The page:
---------- Recipe via Meal-Master (tm) v8.02
  
       Title: Selecting The Correct Processing Time (part 2 of 2)
  Categories: Canning, Information
       Yield: 3 tables
  
  
   USING TABLE FOR DETERMINING PROPER PROCESSING TIME
   
   Table 1.
   Recommended process time for Peaches in a boiling water canner
   
   Style of Pack: Hot.  Jar Size: Pints.
   Process Time at Altitudes of 0 - 1,000 ft: 20 min
                            1,001 - 3,000 ft: 25 min
                            3,001 - 6,000 ft: 30 min
                               Above 6000 ft: 35 min
   
   Style of Pack: Hot.  Jar Size: Quarts.
   Process Time at Altitudes of 0 - 1,000 ft: 25 min
                            1,001 - 3,000 ft: 30 min
                            3,001 - 6,000 ft: 35 min
                               Above 6000 ft: 40 min
   
   Style of Pack: Raw.  Jar Size: Pints.
   Process Time at Altitudes of 0 - 1,000 ft: 25 min
                            1,001 - 3,000 ft: 30 min
                            3,001 - 6,000 ft: 35 min
                               Above 6000 ft: 40 min
   
   Style of Pack: Raw. Jar Size: Quarts.
   Process Time at Altitudes of 0 - 1,000 ft: 30 min
                            1,001 - 3,000 ft: 35 min
                            3,001 - 6,000 ft: 40 min
                               Above 6000 ft: 45 min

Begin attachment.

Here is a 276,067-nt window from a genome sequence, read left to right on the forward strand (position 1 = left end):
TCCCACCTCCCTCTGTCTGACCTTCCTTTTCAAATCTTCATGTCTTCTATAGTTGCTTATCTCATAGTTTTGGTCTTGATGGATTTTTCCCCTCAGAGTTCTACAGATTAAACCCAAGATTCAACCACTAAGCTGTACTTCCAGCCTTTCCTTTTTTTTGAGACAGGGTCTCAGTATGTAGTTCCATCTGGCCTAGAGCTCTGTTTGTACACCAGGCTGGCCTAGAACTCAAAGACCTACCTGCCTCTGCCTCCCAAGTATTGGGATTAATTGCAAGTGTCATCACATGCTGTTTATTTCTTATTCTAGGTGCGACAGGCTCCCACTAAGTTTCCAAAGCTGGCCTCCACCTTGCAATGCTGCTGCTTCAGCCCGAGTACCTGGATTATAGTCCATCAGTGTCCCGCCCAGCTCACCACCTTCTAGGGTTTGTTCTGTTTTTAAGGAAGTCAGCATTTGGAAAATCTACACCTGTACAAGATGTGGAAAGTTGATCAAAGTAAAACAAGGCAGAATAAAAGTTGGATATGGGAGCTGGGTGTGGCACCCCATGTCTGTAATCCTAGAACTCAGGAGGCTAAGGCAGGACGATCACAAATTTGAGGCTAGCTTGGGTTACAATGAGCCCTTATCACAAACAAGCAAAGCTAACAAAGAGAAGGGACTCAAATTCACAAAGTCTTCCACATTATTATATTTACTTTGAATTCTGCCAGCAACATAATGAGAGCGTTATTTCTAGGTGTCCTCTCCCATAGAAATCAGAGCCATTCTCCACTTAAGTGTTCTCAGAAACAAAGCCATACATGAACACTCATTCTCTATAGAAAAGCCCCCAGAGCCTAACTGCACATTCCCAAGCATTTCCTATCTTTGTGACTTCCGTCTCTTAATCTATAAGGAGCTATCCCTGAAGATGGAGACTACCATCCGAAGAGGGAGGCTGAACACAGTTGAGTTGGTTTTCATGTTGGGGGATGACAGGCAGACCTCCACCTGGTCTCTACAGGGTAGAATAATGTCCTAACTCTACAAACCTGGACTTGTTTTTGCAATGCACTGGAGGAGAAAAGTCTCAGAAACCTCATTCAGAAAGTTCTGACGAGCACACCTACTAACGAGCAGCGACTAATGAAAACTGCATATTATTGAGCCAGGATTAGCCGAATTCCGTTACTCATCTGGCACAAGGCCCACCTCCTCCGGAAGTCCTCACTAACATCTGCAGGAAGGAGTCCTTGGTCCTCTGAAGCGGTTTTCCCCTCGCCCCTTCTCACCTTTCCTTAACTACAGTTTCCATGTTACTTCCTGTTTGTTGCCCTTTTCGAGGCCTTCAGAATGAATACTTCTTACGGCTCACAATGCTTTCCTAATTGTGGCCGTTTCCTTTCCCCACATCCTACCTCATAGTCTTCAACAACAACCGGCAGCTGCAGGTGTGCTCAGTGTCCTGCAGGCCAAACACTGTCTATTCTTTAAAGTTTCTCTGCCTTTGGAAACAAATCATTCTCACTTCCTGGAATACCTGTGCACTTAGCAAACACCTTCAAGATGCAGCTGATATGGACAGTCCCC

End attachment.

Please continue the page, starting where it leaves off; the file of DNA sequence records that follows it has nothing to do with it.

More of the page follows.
Table 2.
   Recommended process time for Peaches in a dial-gauge pressure canner.
   
   Style of Pack: Hot and Raw.  Jar Size: Pints or Quarts.
   Process Time: 10 mins.
   Canner Pressure (PSI) at Altitudes of 0 - 2,000 ft: 6 lb
                                     2,001 - 4,000 ft: 7 lb
                                     4,001 - 6,000 ft: 8 lb
                                     6,001 - 8,000 ft: 9 lb
   
   Table 3. Recommended process time for Peaches in a weighted-gauge pressure
   canner.
   
   Style of Pack: Hot and Raw.  Jar Size: Pints or Quarts.
   Process Time: 10 mins.
   Canner Pressure (PSI) at Altitudes of 0 - 1,000 ft: 5 lb
                                       Above 1,000 ft: 10 lb
   
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   * USDA Agriculture Information Bulletin No. 539 (rev. 1994)
   * Meal-Master format courtesy of Karen Mintzias
  
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